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Thread: FED bought a stunning 61% of all net US government debt issuance in 2011

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  3. #32
    Member Zippyjuan's Avatar
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    Thanks. It still does not say what time-frame and they don't provide any link to their data source other than saying Barclays.

    Report from September, 2011 says that 70% of US debt being issued was less than five years (hence the low figure I found of only $55 billion in 30 year notes even issued) so there is little long term US debt for any investors to buy.
    http://www.reuters.com/article/2011/...7803QD20110901
    That will be bad news when interest rates begin to rise again since the costs of replacing those for the US Treasury will be a lot higher. They need to issue more longer term debt to lock in lower rates for themselves (and taxpayers) as well.

    (Reuters) - Insatiable demand for safe haven U.S. government bonds is helping mask a potentially huge financial problem -- the need to extend the maturity of debt issued by the United States.

    The United States has the least balanced maturity schedule of any major nation. Over 70 percent of its bonds mature within 5 years, compared with an average 49 percent for the 34 member countries in the OECD.

    This leaves the country extremely vulnerable to any shift in investor sentiment at a time when its debt load has almost doubled in four years.

    Marketable U.S. debt has risen to over $9 trillion, from around $5 trillion in late 2007, before the government increased spending to bail out struggling financial companies.

    If sentiment were to shift quickly, it could send the cost of refinancing the country's bonds sharply higher. This would, in turn, eat into its budget and ability to meet long term obligations.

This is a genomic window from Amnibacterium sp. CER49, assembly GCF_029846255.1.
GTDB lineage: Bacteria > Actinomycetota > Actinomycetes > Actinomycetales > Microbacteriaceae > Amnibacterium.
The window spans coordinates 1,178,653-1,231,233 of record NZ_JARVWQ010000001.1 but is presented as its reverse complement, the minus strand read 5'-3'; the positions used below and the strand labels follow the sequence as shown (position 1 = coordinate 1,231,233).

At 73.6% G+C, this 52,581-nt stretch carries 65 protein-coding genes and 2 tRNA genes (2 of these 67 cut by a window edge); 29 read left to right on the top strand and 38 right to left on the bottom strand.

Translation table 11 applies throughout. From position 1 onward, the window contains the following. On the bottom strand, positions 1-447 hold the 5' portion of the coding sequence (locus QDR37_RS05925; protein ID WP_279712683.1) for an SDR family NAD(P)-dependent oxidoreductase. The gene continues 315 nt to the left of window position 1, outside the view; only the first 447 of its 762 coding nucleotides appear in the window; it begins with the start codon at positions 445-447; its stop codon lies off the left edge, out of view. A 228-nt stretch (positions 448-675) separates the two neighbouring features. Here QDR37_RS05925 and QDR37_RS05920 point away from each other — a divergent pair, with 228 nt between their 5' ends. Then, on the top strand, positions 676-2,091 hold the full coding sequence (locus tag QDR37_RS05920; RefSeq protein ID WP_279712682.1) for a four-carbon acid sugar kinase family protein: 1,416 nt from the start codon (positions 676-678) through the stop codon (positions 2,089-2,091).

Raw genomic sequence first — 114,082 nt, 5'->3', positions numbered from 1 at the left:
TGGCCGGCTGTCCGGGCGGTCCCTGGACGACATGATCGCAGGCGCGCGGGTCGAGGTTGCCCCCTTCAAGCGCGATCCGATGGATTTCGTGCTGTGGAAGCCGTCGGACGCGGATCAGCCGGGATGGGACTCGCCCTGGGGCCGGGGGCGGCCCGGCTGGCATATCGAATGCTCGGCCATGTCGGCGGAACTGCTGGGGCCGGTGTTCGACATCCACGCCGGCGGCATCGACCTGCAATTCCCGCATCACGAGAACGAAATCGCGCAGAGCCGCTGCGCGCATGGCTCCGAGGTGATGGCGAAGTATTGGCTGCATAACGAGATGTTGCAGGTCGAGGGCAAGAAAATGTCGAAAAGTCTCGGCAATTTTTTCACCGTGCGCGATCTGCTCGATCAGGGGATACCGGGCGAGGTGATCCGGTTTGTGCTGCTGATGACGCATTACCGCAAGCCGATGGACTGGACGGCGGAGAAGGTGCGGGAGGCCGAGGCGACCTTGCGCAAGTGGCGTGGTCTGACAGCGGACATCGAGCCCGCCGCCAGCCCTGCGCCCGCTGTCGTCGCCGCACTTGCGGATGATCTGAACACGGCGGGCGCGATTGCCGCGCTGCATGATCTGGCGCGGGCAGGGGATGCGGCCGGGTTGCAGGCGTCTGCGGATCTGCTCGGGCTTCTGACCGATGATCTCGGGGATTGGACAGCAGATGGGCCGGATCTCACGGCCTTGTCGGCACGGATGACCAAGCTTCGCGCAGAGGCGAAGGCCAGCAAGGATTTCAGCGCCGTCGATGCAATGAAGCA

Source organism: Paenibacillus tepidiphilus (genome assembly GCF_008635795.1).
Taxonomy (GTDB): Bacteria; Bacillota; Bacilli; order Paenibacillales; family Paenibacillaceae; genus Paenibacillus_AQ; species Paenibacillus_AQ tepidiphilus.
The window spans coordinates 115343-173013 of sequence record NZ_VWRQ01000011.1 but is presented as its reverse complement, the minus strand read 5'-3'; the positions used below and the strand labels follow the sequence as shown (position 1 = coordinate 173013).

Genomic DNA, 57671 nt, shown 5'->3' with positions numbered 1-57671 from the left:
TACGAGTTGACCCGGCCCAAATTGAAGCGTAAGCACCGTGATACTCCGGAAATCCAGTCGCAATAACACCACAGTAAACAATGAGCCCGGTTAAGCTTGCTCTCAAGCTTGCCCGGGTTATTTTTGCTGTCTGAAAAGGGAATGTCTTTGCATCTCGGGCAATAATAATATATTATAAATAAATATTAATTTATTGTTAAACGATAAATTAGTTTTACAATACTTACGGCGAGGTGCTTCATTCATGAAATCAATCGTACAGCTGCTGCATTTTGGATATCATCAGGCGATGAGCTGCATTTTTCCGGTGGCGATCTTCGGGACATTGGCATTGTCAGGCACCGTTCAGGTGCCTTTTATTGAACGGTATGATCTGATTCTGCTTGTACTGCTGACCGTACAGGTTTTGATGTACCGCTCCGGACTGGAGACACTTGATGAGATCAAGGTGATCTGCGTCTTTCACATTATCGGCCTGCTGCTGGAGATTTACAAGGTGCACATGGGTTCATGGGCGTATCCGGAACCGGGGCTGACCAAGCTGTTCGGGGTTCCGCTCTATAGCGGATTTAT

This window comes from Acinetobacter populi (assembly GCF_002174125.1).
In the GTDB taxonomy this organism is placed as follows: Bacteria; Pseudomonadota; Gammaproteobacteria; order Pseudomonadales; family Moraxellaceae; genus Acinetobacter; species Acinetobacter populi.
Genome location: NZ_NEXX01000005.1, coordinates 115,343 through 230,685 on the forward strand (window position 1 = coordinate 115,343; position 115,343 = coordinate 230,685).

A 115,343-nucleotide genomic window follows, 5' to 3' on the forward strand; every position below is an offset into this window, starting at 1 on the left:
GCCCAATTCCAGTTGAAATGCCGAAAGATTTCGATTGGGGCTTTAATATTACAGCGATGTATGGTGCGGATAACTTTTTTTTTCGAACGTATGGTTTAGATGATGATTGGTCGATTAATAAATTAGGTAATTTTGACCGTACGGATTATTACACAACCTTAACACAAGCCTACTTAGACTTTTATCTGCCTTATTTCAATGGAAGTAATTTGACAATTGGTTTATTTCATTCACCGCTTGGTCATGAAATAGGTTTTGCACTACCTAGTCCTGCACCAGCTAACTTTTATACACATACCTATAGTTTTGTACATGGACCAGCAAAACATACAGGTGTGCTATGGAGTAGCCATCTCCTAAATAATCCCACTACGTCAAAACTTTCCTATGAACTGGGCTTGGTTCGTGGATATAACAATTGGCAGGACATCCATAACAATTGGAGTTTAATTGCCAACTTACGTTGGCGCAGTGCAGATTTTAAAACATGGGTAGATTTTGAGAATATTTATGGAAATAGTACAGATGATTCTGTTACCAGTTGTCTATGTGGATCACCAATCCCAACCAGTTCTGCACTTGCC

In a worst-case scenario the country might not be able to refinance at all.

    "There has never been a single example in the history of finance where financing long-term liabilities, which we are, with short-term debt, ends well," said Mitch Stapley, chief fixed income officer at Fifth Third Asset Management in Grand Rapids, Michigan.

    The Treasury has been extending the average maturity of its debt. However, with proportionally few longer-term bonds and large long-term liabilities, more work is needed.
    Last edited by Zippyjuan; 04-04-2012 at 03:49 PM.
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  4. #33

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    Quote Originally Posted by Zippyjuan View Post
    Thanks. It still does not say what time-frame and they don't provide any link to their data source other than saying Barclays.
    I think it means "under Operation Twist" (announced on September 21 2011: http://www.federalreserve.gov/newsev.../20110921a.htm ) until the publication of the article in February 2012.

  5. #34

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    We know the Fed wanted to drive down rates, so why are we surprised that it bid up the price of US Treasuries to do so?

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